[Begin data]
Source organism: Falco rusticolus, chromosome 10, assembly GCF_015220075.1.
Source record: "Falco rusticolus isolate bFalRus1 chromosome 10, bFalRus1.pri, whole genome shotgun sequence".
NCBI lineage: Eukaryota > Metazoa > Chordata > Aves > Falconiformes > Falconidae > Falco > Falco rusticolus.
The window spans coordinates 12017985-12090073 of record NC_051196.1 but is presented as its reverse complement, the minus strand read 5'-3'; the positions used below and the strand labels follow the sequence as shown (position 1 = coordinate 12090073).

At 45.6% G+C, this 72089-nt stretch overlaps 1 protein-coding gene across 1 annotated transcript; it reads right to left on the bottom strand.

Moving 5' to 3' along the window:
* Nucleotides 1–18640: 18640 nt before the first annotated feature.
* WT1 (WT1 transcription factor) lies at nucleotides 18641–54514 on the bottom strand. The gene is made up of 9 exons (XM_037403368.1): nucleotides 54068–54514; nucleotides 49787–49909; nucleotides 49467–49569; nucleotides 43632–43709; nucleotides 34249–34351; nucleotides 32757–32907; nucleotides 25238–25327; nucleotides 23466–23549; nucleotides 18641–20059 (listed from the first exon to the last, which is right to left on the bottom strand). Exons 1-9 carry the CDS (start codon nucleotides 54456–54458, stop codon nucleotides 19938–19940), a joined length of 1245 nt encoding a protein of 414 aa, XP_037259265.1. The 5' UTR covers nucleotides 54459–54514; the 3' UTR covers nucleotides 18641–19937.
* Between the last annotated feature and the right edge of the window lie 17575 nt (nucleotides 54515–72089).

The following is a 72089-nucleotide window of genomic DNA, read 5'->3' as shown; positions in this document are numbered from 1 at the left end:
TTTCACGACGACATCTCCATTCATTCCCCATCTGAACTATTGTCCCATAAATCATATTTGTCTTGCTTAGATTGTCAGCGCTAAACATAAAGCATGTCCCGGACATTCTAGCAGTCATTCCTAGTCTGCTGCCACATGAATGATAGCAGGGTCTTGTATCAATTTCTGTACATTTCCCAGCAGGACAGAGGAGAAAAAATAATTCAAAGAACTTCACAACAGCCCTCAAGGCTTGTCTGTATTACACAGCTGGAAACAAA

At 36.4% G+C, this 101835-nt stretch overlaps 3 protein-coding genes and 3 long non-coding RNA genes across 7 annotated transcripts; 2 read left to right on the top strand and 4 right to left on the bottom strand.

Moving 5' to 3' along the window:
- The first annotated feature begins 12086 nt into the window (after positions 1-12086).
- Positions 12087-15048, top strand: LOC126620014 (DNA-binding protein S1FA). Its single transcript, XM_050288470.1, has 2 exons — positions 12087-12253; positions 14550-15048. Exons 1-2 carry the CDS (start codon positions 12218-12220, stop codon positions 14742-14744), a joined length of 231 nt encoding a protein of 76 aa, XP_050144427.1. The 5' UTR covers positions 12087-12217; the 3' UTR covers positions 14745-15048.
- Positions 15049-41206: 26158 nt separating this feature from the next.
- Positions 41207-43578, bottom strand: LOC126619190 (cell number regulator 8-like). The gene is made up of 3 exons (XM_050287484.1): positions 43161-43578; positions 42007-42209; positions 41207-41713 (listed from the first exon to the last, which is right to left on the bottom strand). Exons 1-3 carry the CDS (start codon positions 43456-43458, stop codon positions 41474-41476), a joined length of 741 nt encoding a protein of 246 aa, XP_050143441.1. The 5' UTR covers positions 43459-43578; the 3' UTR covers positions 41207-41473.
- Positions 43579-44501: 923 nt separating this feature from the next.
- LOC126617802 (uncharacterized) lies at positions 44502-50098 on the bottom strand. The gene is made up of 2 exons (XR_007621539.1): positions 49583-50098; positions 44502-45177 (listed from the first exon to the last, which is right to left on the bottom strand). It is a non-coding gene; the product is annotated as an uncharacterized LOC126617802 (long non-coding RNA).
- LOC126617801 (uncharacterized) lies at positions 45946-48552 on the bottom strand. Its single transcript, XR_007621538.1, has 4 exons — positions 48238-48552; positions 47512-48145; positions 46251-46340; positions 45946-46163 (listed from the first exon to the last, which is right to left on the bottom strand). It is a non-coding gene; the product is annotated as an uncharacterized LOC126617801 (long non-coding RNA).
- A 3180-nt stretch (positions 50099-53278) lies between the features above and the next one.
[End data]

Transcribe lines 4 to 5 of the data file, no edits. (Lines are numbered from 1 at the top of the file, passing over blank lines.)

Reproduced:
The window spans coordinates 12017985-12090073 of record NC_051196.1 but is presented as its reverse complement, the minus strand read 5'-3'; the positions used below and the strand labels follow the sequence as shown (position 1 = coordinate 12090073).

At 45.6% G+C, this 72089-nt stretch overlaps 1 protein-coding gene across 1 annotated transcript; it reads right to left on the bottom strand.